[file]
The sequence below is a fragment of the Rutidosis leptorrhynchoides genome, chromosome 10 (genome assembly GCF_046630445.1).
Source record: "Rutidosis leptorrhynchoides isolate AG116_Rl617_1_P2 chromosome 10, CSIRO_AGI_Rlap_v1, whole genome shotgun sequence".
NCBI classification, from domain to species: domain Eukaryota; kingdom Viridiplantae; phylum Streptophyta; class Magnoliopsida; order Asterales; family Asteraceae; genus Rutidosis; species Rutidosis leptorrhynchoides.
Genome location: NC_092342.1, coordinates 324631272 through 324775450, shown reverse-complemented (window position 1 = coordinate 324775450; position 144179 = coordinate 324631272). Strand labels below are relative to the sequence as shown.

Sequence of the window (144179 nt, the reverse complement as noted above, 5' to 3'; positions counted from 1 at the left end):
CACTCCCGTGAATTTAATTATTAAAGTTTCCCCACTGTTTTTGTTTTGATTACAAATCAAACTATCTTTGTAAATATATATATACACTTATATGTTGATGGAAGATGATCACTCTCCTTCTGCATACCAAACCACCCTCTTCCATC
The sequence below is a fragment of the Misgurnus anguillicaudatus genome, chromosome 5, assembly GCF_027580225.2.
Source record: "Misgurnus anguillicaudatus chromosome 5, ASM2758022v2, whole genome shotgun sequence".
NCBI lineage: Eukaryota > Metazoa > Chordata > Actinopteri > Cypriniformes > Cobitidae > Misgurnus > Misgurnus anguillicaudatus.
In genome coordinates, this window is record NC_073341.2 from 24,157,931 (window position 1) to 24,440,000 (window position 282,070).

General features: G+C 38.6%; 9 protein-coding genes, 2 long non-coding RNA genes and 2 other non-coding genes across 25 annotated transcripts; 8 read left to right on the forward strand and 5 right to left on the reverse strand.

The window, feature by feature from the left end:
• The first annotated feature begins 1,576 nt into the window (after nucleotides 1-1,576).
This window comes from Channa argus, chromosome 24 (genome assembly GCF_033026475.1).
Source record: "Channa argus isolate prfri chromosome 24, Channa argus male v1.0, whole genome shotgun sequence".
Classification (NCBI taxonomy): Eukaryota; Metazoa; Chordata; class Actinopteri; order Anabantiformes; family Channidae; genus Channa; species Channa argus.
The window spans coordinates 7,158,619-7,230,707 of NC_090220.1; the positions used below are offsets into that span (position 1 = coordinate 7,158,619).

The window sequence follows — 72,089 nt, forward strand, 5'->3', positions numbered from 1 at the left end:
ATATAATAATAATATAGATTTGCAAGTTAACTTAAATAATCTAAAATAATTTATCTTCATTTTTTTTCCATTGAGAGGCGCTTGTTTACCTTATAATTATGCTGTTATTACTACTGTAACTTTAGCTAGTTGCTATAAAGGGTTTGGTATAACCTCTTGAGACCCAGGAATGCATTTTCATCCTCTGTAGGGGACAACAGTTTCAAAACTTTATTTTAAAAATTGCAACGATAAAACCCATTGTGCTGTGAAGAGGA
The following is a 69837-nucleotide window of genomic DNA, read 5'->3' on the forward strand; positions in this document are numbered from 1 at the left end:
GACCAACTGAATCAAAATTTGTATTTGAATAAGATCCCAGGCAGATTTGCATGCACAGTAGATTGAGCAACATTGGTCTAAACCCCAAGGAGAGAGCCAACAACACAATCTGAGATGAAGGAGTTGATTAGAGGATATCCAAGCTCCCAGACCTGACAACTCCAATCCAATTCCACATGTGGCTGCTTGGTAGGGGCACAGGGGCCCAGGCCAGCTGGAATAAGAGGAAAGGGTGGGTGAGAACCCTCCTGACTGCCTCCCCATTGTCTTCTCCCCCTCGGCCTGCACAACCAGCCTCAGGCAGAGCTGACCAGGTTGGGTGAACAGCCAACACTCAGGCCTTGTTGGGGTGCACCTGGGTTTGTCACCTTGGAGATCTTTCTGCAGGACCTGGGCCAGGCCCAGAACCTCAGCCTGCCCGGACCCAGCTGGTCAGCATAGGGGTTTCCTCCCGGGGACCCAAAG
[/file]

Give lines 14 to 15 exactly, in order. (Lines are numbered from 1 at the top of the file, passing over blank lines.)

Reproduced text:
This window comes from Channa argus, chromosome 24 (genome assembly GCF_033026475.1).
Source record: "Channa argus isolate prfri chromosome 24, Channa argus male v1.0, whole genome shotgun sequence".